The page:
Pamela Price has all but certainly been elected to the District Attorney's Office in Alameda County, becoming the first Black person to hold the job — beating out opponent Terry Wiley to take over from retiring DA Nancy O'Malley. And this means that all three of the only current Black DAs in California, all women, are in the Bay Area.
Price claimed victory Friday, as KTVU reports, after gaining a 28,000 vote lead over Wiley — and after Wiley conceded the race.
"We did it! Tonight's numbers are a confirmation of our victory," Price tweeted, having gained a 53% to 46% lead. Calling out her soon-to-be predecessor, Price added, "For the last 10 years, the office has stood in the way of the progressive reforms ushered in by our California legislature and endorsed by Alameda County voters."
In a statement, Price further said, "This election was never about me, even though the opposition painted it that way. It was about implementing significant change in how justice works in our county."
"We have the opportunity to bring justice reform to Alameda County," Price added. "There are dozens of progressive DAs across this country making a real difference in lives of victims, families and communities. I know we can build a system for Alameda Co. with accountability, transparency and equity."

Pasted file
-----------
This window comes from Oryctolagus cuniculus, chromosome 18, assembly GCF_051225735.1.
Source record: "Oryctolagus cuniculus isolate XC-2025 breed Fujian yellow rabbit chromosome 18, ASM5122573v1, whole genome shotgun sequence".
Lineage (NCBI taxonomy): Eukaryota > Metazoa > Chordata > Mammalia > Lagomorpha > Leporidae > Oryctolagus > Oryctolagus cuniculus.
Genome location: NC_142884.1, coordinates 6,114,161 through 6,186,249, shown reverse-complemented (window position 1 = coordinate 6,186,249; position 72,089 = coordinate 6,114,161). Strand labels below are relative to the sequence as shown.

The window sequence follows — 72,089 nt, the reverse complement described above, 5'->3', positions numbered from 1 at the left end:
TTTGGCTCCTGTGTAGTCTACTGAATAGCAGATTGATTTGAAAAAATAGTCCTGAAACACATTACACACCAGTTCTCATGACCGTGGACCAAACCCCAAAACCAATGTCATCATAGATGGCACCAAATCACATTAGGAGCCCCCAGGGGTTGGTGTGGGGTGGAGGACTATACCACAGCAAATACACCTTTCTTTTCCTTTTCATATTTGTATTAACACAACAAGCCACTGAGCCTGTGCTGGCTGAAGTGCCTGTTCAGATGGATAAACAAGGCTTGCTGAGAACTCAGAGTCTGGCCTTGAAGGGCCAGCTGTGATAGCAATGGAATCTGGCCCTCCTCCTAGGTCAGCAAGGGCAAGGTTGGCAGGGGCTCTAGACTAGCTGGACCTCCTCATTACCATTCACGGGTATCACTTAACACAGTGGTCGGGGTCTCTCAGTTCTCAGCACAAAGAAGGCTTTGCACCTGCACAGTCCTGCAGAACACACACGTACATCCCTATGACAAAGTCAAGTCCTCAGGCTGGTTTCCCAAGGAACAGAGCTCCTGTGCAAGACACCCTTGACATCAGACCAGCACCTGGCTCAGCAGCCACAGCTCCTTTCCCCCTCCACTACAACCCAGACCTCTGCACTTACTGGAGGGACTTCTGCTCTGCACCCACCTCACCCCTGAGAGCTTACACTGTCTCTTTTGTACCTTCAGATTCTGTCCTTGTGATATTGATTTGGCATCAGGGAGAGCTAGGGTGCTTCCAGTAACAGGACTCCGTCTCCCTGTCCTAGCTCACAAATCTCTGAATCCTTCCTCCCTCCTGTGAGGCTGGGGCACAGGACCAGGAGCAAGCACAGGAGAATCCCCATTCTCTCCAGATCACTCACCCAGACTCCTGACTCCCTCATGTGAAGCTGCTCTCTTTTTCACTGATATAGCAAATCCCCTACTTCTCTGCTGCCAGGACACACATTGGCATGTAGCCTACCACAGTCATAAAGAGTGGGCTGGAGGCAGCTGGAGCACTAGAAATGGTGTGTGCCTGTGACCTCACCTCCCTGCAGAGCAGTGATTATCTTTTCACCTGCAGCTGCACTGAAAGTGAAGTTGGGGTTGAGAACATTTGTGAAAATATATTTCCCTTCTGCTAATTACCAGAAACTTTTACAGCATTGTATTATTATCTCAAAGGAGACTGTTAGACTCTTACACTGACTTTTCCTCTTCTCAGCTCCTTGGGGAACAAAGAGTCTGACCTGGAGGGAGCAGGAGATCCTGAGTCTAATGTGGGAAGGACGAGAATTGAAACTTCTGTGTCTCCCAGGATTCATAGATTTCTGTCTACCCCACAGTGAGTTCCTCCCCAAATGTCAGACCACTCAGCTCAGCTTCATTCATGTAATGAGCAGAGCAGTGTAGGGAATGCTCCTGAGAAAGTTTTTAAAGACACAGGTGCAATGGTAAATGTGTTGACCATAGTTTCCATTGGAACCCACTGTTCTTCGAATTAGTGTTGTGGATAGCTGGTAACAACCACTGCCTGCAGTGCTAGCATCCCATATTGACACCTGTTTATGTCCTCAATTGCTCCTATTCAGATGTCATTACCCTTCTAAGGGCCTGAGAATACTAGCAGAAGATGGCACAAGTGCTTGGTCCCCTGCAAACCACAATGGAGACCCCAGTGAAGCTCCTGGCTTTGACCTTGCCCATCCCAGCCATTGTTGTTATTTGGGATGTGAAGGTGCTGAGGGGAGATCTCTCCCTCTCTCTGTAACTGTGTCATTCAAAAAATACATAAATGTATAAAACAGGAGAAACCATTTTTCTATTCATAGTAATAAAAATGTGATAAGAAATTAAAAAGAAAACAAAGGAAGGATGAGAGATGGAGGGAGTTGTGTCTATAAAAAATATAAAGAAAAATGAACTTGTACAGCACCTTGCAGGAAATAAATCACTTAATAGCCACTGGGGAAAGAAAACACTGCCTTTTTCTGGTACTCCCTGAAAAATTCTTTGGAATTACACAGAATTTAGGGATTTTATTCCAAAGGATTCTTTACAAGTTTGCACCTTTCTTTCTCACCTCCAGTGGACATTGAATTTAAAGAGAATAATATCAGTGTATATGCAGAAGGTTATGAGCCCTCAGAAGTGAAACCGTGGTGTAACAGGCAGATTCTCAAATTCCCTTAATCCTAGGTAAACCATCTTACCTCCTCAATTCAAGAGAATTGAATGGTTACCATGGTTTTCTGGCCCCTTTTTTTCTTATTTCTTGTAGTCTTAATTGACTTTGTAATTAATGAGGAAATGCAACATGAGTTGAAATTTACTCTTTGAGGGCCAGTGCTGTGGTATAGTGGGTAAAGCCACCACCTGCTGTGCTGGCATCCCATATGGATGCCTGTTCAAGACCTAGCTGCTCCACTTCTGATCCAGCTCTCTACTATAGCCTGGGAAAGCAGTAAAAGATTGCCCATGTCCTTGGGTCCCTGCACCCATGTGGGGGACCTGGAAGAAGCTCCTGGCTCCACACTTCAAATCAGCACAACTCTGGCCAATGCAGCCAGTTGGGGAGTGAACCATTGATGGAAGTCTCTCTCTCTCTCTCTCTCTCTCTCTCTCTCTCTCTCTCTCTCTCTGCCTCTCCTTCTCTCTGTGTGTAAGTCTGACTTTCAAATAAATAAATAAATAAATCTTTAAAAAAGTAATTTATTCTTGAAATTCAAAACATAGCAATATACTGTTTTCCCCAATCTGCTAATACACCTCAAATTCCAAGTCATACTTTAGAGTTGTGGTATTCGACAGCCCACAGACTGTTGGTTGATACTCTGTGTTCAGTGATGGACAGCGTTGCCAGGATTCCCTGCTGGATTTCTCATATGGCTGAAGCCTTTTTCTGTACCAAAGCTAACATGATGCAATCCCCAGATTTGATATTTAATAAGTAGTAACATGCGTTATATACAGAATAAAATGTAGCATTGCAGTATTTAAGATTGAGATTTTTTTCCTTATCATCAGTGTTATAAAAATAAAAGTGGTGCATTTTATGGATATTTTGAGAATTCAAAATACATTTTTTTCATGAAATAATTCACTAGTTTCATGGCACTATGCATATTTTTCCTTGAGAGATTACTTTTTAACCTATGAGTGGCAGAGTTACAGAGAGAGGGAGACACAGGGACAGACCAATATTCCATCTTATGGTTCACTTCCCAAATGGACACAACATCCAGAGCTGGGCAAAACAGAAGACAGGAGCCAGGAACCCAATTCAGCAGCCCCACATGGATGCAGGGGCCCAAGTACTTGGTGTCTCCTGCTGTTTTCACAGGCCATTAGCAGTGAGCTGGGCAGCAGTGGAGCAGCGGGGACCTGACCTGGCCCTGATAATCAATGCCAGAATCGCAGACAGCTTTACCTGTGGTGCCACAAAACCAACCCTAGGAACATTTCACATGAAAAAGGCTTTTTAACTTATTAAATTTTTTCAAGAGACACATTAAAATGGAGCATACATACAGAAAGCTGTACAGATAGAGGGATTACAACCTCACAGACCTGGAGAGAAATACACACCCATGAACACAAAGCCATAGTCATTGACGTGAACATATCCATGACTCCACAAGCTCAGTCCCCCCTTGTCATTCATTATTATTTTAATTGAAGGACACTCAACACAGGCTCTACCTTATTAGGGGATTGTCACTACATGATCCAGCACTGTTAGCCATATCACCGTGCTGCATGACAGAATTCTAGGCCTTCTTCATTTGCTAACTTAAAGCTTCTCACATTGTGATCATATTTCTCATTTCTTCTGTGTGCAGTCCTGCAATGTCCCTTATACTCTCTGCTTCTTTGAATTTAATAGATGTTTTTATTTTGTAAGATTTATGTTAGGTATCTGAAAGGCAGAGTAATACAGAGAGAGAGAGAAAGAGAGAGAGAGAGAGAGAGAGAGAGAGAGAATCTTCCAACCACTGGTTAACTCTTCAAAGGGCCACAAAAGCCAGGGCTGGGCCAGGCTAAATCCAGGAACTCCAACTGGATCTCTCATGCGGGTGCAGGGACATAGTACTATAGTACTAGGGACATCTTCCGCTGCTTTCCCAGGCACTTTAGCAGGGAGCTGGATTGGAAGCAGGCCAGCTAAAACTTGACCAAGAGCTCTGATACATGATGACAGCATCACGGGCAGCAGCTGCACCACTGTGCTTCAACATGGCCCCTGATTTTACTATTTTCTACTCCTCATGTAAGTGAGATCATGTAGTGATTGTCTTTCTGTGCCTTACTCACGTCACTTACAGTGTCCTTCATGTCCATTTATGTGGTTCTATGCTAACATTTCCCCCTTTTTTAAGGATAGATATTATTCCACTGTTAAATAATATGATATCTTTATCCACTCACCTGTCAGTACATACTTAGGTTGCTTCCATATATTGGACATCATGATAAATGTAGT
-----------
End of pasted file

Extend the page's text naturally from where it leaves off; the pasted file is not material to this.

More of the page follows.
Price represents a changing of the guard, with Wiley having the endorsement of his current boss, the more moderate O'Malley.
As the Chronicle notes, Price's election will serve as another litmus test of the Bay Area's "appetite for more progressive versus more traditional prosecutors," just six months after the recall of Chesa Boudin in San Francisco.
Price joins Contra Costa County DA Diana Becton and San Francisco DA Brooke Jenkins as the only Black district attorneys in the state — Los Angeles County had the first in Jackie Lacey when she was elected a decade ago, and San Francisco of course had Kamala Harris, but both have left state office. And along with Becton and Jenkins considers herself a progressive — though Jenkins has cast herself at the more moderate end of progressive criminal justice reforms, which succeeded in helping her win in the election two weeks ago.
"There are so many layers of changes needed and it will take time to turn the wheels of justice in the right direction," Price says, "but I am confident that our ideas, plans and principles will be the guideposts in the journey of change."
Price pledged in a tweet to make Alameda County "stronger and safer" during her tenure. As one of her first moves, she is taking a page out of Boudin's playbook and says she plans on suing the sellers and manufacturers of ghost guns. She has also pledged to reduce the population at Santa Rita Jail and release more suspects pending trial — something that the sheriff's office has decried, especially near the start of the pandemic.
But Price will also be working with a new sheriff — Yesenia Sanchez beat out incumbent Greg Ahern, likely because of a string of incidents highlighting the mistreatment of inmates at Santa Rita.
Top image via Pamela Price for DA